A report published last March by the Salvadorean government's National Committee to Assist the Displaced Population (CONADES), the organization slated to oversee food distribution to the new displaced population centers, appears to contradict the contention that a relocation effort will be voluntary.
The report, called ''The Tentative Plan of Integral Assistance to the Displaced Population,'' recommends the ''use of indirect methods to persuade the displaced people to adopt the suggested policies.'' The report estimates that '' 20 percent of the actual population will prefer to decline assistance,'' since this percentage of the displaced population will probably refuse to relocate to the government-designated population centers. The Monitor has obtained a copy of the report.
''We have been looking at the displaced population problem since last year,'' says Louis Alonso Amaya, the director of the National Committee for the Restoration of Areas (CONARA), the organization that would oversee the relocation program.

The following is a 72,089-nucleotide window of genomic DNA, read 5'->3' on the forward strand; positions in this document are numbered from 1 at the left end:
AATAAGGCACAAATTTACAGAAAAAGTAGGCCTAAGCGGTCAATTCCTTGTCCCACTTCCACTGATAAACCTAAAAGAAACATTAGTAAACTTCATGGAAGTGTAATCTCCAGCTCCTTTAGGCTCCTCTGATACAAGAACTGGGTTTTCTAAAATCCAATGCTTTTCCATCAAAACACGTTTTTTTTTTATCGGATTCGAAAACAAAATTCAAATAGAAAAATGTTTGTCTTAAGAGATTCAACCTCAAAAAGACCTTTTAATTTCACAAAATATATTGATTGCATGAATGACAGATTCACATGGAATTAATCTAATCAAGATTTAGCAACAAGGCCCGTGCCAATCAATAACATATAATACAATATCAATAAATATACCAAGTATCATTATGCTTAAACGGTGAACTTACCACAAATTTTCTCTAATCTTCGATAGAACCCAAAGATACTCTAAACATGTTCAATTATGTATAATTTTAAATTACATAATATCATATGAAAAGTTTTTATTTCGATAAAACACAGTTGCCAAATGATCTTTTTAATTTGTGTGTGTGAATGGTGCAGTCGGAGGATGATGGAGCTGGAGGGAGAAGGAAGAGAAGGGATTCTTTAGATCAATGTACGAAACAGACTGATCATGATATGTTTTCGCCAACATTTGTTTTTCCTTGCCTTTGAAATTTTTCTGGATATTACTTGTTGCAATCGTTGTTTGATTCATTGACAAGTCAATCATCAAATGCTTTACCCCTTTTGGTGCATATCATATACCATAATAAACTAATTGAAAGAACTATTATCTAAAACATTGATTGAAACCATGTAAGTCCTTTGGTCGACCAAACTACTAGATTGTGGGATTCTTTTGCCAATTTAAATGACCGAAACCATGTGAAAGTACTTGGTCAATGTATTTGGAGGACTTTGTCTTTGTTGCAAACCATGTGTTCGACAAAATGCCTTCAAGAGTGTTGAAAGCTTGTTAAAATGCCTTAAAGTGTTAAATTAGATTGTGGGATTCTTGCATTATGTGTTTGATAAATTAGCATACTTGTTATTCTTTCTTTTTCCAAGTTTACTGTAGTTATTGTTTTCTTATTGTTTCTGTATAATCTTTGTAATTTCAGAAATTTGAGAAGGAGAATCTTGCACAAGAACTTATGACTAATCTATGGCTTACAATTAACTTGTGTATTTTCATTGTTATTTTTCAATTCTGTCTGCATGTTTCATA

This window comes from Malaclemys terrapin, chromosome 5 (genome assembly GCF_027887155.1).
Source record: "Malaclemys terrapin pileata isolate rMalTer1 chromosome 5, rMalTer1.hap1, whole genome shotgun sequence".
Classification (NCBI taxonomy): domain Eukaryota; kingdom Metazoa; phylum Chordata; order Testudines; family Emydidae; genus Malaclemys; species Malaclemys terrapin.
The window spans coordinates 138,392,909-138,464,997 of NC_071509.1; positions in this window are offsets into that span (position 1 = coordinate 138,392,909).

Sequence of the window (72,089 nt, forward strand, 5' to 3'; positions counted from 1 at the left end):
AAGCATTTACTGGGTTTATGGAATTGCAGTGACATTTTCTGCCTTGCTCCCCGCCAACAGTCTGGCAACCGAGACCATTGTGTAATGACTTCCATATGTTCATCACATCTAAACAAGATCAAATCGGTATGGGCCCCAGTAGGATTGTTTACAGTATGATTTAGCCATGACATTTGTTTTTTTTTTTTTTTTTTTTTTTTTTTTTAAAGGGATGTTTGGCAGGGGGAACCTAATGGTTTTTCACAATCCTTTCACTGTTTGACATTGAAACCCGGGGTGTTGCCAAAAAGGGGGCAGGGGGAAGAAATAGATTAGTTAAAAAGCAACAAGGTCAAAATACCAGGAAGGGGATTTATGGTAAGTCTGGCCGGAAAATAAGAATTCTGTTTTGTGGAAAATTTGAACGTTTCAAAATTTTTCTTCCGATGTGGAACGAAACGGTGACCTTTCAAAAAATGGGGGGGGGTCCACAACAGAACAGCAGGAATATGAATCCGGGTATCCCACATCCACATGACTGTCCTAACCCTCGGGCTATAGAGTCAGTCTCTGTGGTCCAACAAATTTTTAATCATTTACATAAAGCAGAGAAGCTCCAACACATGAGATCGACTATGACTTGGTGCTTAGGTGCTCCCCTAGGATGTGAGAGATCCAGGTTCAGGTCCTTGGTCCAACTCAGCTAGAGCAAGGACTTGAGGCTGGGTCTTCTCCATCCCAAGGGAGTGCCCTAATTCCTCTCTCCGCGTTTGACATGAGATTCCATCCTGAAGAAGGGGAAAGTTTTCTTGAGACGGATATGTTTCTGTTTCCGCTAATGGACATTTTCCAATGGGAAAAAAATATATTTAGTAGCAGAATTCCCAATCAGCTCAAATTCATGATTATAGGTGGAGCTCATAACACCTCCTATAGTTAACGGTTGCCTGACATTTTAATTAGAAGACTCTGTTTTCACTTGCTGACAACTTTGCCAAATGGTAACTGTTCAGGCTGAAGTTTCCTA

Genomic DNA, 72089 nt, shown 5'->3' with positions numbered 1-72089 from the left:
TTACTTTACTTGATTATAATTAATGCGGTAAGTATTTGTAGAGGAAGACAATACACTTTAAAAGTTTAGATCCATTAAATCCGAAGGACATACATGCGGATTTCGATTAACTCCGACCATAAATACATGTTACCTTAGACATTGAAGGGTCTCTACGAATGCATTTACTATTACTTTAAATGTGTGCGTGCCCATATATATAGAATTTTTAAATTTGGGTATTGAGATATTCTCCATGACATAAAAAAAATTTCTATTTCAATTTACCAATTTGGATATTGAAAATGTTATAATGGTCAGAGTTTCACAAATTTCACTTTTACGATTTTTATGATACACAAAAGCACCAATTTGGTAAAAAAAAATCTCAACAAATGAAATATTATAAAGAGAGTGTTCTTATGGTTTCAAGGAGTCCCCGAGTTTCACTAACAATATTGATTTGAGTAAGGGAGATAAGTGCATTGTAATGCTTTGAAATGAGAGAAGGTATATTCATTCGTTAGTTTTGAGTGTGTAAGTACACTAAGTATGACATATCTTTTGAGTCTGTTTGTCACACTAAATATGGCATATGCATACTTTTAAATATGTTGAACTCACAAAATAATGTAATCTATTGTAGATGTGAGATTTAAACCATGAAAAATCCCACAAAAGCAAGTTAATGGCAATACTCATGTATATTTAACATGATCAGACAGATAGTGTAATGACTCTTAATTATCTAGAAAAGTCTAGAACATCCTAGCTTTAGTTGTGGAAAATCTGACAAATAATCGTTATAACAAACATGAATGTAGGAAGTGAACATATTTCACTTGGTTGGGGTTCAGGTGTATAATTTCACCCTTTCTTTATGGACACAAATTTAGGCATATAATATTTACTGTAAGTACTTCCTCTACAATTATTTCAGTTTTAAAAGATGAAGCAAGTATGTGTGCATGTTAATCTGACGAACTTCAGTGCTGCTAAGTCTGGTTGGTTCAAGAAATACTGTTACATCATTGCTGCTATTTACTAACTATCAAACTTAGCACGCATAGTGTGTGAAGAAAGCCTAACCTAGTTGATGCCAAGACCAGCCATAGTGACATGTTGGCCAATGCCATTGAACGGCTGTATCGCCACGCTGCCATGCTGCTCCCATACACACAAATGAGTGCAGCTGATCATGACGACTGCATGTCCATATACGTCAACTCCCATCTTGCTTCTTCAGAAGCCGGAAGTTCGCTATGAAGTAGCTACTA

Project 1,000, written by a group of government officials selected by the vice-president and minister of interior, will be known in El Salvador, if implemented, as ''Pechos, Trabajos, y Tortillas,'' literally, ''Roofs, Work, and Tortillas.'' This is the same name given to a controversial relocation effort instituted in Guatemala in late 1982 and early 1983. The Guatemalan relocation effort confined people displaced by the war in fenced-in population centers and pressured them to serve in government civil-defense programs.
''There will be a security element to our program,'' says Colonel Amaya, ''but it will be different from that of Guatemala. In Guatemala the civil-defense patrols were an extension of the Army, here they will have a different philosophy, a different mystique. People here will be defending democracy. The security element will be integrated into the economic, political, social, and judicial sectors of society.''
But the authors of Project 1,000 say they have not envisioned civil-defense patrols as part of the project.
''This distribution of food is a temporary solution,'' says one of the authors of Project 1,000, who asked to remain unidentified. ''We have tried to look at the problem of the displaced population over a long period of time. We feel that the displaced people must somehow be reintegrated into the society.''